The Polish Central Statistical Office will today release the country’s second quarter GDP growth figures, which are expected to confirm a contraction of 9%. The sharpest decline since the early 1990s, today’s figures will officially place Poland in recession.
In April, Warsaw unveiled a record $66 billion stimulus package with significant short-term support for small businesses to avoid a spike in job losses. As a result, Poland’s unemployment has remained comparatively mild—peaking at 6.1% in June—allowing consumer spending to recover. Retail sales, led by costlier durable goods like furniture and household appliances, increased 2.7% year-on-year in July, the first monthly growth since February.
Preliminary assessments forecast an expansion in the third quarter, backed by encouraging economic indicators and the government’s pledge to avoid a nationwide lockdown, even as COVID-19 cases have risen throughout August. Renewed restrictions in hotspot cities like Katowice and Warsaw, as well as a recent ban on flights from 46 countries, suggest that Poland’s recovery may not be as smooth as expected. A continued resurgence could force lengthened social distancing restrictions in major cities and extend Poland’s recession into the third quarter. A delayed recovery for small businesses and firms in heavily afflicted sectors, such as the automobile industry, would likely force the government to extend stimulus benefits, further widening the country’s 2020 budget deficit.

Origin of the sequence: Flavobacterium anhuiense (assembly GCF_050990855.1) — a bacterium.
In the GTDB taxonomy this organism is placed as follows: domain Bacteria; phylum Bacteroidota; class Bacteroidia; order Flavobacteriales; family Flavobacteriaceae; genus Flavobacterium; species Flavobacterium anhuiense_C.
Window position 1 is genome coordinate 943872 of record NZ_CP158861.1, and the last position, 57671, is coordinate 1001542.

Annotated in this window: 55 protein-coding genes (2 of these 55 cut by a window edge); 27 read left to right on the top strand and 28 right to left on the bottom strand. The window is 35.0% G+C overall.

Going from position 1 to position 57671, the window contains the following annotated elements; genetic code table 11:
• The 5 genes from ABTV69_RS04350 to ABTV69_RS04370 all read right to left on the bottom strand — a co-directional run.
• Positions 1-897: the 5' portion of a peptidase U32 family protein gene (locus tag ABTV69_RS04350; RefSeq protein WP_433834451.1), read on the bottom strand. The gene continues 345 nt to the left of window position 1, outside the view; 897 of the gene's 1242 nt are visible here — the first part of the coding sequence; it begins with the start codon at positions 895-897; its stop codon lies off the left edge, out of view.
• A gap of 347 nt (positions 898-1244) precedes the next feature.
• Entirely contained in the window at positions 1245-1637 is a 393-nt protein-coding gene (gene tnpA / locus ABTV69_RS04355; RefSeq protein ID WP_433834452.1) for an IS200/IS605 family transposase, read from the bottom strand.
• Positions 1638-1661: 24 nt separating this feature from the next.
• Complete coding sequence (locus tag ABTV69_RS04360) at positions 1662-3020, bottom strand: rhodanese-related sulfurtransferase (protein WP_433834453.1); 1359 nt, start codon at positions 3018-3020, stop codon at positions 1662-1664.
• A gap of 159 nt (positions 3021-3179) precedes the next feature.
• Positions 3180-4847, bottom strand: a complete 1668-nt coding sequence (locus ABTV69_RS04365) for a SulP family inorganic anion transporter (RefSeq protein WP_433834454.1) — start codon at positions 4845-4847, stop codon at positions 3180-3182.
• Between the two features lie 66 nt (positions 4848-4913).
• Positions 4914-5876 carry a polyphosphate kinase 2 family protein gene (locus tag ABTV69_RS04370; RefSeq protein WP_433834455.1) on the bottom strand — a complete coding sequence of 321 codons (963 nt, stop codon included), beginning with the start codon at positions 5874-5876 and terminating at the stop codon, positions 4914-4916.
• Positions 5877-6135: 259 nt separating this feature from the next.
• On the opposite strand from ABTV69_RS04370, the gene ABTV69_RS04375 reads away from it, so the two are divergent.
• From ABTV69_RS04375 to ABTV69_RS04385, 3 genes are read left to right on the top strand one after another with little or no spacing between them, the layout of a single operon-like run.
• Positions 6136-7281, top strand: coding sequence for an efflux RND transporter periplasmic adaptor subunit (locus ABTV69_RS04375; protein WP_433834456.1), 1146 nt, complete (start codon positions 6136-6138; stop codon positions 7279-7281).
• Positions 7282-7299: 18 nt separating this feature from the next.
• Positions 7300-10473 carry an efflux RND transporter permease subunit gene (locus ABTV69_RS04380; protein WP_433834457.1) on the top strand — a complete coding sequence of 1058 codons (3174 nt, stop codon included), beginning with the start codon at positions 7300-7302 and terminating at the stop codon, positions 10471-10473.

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William analyses global economic and political events for the Current Developments Team, focusing his research on Europe and the Middle East. He contributes regularly to the Daily Brief